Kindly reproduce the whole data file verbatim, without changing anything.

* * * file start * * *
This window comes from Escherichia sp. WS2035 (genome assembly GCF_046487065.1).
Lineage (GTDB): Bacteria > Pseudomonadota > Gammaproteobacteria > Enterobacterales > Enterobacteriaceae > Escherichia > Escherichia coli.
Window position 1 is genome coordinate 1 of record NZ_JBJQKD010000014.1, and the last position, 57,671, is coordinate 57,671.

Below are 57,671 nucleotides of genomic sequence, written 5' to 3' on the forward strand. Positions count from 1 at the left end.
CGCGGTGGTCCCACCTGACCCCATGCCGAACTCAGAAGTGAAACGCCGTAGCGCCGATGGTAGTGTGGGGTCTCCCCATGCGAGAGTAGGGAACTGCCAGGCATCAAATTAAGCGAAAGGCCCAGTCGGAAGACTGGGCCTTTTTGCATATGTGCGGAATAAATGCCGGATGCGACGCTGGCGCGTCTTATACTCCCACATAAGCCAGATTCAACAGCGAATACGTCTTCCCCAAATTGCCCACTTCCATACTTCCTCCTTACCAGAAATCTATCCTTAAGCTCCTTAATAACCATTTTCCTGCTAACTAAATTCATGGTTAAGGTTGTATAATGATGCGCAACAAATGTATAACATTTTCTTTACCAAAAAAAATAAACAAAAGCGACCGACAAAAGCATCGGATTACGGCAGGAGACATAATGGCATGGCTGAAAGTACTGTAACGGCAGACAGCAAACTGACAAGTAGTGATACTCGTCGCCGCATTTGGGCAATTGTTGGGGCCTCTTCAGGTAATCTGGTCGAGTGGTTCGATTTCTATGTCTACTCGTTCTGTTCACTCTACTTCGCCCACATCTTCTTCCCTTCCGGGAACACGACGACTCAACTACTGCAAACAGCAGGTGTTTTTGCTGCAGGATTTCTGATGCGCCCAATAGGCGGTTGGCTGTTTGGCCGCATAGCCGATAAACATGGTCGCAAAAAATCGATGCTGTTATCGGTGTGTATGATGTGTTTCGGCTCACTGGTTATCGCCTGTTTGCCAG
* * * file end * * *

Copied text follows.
This window comes from Escherichia sp. WS2035 (genome assembly GCF_046487065.1).
Lineage (GTDB): Bacteria > Pseudomonadota > Gammaproteobacteria > Enterobacterales > Enterobacteriaceae > Escherichia > Escherichia coli.
Window position 1 is genome coordinate 1 of record NZ_JBJQKD010000014.1, and the last position, 57,671, is coordinate 57,671.

Below are 57,671 nucleotides of genomic sequence, written 5' to 3' on the forward strand. Positions count from 1 at the left end.
CGCGGTGGTCCCACCTGACCCCATGCCGAACTCAGAAGTGAAACGCCGTAGCGCCGATGGTAGTGTGGGGTCTCCCCATGCGAGAGTAGGGAACTGCCAGGCATCAAATTAAGCGAAAGGCCCAGTCGGAAGACTGGGCCTTTTTGCATATGTGCGGAATAAATGCCGGATGCGACGCTGGCGCGTCTTATACTCCCACATAAGCCAGATTCAACAGCGAATACGTCTTCCCCAAATTGCCCACTTCCATACTTCCTCCTTACCAGAAATCTATCCTTAAGCTCCTTAATAACCATTTTCCTGCTAACTAAATTCATGGTTAAGGTTGTATAATGATGCGCAACAAATGTATAACATTTTCTTTACCAAAAAAAATAAACAAAAGCGACCGACAAAAGCATCGGATTACGGCAGGAGACATAATGGCATGGCTGAAAGTACTGTAACGGCAGACAGCAAACTGACAAGTAGTGATACTCGTCGCCGCATTTGGGCAATTGTTGGGGCCTCTTCAGGTAATCTGGTCGAGTGGTTCGATTTCTATGTCTACTCGTTCTGTTCACTCTACTTCGCCCACATCTTCTTCCCTTCCGGGAACACGACGACTCAACTACTGCAAACAGCAGGTGTTTTTGCTGCAGGATTTCTGATGCGCCCAATAGGCGGTTGGCTGTTTGGCCGCATAGCCGATAAACATGGTCGCAAAAAATCGATGCTGTTATCGGTGTGTATGATGTGTTTCGGCTCACTGGTTATCGCCTGTTTGCCAG